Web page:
Kitchen exhaust cleaning

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Before and after pictures of commercial kitchen hood in North Bay, Ontario.

Kitchen exhaust cleaning (often referred to as hood cleaning) is the process of removing grease that has accumulated inside the ducts, hoods, fans and vents of exhaust systems of commercial kitchens. Left uncleaned, kitchen exhaust systems eventually accumulate enough grease to become extreme fire hazards.[1][2] Exhaust systems must be inspected regularly, at intervals consistent with usage, to determine whether cleaning is needed before a dangerous amount of grease has accumulated.

Cleaning processes[edit]

The exhaust system is first scraped clean, then washed clean with food-safe caustic chemicals and hot water pressure-washing where possible to safely collect the dissolved grease and water. The actual commercial kitchen exhaust system cleaning guidelines are outlined in the National Fire Protection Association (NFPA). The cleaning frequency depends on the type of food being cooked and volume of grease laden vapors drawn up through hood plenum. For example, one church may require fewer service intervals because they may only use the system 10 times a year, however the church down the street would require more because they have a Friday night fish fry every week. Typical cleaning intervals are monthly, every two months, quarterly, and semi annual and annual.[3]

Caustic chemicals[edit]

Caustic chemicals can be applied to break down the grease. After that, hot water can be used to rinse away the residue. Chemicals are generally applied with either a garden type sprayer, downstream injection through a pressure washer or with a chemical foamer.[4]

Once the chemicals are applied, they are allowed to dwell on the surface of the grease for a period of time, before being washed off of the surface with hot water. In extreme situations, where grease buildup is too heavy for a chemical application and a rinse, scrapers may be used to remove excess buildup from the contaminated surfaces, before chemicals are applied.[5]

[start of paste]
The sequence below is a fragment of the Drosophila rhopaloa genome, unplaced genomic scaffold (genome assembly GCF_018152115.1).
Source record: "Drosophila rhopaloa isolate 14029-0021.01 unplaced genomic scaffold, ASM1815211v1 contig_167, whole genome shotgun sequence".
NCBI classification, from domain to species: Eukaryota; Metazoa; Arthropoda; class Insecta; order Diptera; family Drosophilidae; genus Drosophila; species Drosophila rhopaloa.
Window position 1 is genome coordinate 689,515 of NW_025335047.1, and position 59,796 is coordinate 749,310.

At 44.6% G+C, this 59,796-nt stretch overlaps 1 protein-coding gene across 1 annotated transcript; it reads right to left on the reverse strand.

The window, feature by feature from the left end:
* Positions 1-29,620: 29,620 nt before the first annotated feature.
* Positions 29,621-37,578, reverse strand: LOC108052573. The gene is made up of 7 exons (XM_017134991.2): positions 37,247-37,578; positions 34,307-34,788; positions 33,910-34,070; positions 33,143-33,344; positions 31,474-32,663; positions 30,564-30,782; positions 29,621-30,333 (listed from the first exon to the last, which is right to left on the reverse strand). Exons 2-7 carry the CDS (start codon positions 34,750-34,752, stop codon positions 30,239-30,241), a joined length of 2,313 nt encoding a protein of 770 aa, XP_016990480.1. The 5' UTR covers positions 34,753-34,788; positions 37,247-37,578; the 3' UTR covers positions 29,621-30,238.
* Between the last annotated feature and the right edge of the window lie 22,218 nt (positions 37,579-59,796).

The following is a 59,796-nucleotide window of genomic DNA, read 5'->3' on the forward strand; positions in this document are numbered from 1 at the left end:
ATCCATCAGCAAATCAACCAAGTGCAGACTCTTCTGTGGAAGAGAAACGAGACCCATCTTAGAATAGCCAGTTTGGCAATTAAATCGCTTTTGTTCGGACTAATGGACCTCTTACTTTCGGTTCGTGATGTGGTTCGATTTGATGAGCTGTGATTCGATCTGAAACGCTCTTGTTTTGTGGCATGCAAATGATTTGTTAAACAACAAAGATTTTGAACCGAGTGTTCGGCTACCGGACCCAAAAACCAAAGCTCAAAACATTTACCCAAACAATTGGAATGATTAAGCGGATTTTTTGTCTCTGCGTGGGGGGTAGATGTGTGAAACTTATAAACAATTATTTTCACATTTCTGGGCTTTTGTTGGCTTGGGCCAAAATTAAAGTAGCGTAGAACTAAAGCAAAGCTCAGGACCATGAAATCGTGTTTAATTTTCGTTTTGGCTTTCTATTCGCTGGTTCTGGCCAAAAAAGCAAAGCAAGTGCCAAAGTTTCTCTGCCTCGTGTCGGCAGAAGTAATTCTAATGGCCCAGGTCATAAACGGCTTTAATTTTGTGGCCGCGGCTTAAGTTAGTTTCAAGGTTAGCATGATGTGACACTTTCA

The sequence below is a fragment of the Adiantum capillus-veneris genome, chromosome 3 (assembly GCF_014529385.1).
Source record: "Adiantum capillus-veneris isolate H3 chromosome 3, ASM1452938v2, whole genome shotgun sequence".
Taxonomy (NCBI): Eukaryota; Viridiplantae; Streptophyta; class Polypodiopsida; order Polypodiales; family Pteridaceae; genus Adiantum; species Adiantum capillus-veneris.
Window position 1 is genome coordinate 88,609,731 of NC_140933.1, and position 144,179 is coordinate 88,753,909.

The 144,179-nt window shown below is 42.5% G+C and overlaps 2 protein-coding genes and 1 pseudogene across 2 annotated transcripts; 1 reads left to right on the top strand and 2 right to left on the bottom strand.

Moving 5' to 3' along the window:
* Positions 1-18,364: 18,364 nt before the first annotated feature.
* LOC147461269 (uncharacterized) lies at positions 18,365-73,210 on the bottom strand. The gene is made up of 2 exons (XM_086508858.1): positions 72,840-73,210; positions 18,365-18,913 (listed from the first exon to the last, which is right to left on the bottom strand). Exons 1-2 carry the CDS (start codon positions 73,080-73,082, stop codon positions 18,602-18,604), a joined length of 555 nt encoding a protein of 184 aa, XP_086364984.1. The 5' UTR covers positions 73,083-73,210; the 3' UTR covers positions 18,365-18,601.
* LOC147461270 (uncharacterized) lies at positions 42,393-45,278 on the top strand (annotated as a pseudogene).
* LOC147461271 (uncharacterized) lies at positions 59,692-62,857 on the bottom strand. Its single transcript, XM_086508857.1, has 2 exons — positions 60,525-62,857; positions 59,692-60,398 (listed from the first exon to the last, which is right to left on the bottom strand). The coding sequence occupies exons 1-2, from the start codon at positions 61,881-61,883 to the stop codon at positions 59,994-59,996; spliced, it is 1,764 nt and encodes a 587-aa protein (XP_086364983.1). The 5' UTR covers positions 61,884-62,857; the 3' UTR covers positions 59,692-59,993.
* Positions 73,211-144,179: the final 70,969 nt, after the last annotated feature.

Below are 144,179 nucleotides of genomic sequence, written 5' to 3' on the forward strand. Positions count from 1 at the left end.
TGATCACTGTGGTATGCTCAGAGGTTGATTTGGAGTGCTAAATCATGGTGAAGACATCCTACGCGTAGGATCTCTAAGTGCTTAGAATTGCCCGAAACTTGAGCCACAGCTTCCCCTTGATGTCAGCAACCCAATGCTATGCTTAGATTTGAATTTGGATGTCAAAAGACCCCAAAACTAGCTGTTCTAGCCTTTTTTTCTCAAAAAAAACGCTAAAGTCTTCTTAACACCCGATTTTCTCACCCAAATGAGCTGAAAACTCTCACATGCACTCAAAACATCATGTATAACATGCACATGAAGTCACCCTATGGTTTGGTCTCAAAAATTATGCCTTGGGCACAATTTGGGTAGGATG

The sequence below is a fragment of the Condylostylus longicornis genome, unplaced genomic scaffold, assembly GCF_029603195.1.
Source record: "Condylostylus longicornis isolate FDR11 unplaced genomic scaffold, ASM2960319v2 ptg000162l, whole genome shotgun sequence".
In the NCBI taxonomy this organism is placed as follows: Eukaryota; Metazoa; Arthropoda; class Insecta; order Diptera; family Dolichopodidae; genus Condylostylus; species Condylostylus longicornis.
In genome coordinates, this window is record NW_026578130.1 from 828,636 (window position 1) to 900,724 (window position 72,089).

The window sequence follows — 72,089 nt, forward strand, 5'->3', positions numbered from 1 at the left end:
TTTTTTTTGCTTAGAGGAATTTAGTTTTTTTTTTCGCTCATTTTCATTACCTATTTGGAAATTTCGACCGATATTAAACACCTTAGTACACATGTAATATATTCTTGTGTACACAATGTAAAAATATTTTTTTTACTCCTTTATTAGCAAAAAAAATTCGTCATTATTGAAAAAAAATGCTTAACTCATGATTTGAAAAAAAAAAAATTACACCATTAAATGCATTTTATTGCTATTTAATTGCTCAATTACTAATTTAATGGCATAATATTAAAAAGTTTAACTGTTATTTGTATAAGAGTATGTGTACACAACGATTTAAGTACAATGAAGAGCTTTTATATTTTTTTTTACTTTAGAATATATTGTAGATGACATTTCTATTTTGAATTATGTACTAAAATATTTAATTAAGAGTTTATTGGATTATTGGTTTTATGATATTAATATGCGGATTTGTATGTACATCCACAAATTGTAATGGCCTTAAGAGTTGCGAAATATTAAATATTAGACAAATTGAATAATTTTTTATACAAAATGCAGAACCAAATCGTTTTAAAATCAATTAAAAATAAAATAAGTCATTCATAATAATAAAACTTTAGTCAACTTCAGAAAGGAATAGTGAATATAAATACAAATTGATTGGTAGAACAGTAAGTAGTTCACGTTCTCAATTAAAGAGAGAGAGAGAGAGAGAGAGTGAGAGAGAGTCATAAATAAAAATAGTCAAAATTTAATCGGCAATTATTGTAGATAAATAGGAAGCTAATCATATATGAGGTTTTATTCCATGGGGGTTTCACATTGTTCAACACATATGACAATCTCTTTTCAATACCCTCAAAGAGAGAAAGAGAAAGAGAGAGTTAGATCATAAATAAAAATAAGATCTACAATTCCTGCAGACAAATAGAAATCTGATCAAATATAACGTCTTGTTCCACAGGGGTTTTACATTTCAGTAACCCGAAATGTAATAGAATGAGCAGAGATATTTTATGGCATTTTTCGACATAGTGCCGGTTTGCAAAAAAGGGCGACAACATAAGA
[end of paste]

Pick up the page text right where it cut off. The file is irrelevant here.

Hot water pressure-washing[edit]

Machines can be used that both boil water and then apply this water under pressures up to 2,000 pounds per square inch (14,000 kPa). In a common method of preparation, heavy-duty tarps are first clipped to the hoods and then angled into plastic garbage cans to catch the run-off. As the cans are filled the contents are disposed of successively. The grease should be removed rather than just emptied into the local drains to avoid clogging issues.

Finishing[edit]

Cleaners often polish hoods for easier cleaning and improved appearance. Cleaners apply a certification sticker to the hood of each cleaned kitchen exhaust system to enable the authority having jurisdiction as well as insurance adjusters and health inspectors to check for compliance with the local, county and state fire codes.

Regulation[edit]

Many jurisdictions have adopted this nations minimum available standard, National Fire Protection Association Standard 96, Standard for Ventilation Control and Fire Protection of Commercial Cooking Operations,[6][7] and require compliance to it by Kitchen Exhaust Hood Cleaners and operators of commercial kitchens.

Industry education[edit]

A properly cleaned kitchen exhaust duct.

Several associations have been formed to educate kitchen exhaust cleaners on the provisions of NFPA 96 standard and on the best standards and practices for kitchen exhaust cleaning. Among these are:

Each organization has its own philosophies, but they all have the goal of improving the kitchen exhaust cleaning industry.

References[edit]

  1. ^ "Boston fire's fuel apparently missed". Firerescue1.com. 2007-09-07. Retrieved 2013-12-01. 
  2. ^ "3D FIREFIGHTING - LATEST NEWS". Firetactics.com. 2007-08-29. Archived from the original on 2014-04-06. Retrieved 2013-12-01. 
  3. ^ Safeguard.enterprise-Jason Hofstein
  4. ^ "Cleaning to a higher standard". IKECA. 2013-10-03. Retrieved 2013-12-01. 
  5. ^ "Cleaning to a higher standard". IKECA. 2013-10-03. Retrieved 2013-12-01. 
  6. ^ "NFPA 96: Standard for Ventilation Control and Fire Protection of Commercial Cooking Operations: About the Codes". Nfpa.org. Retrieved 2013-12-01. 
  7. ^ "NFPA 96: Standard for Ventilation Control and Fire Protection of Commercial Cooking Operations". Nfpa.org. Retrieved 2013-12-01.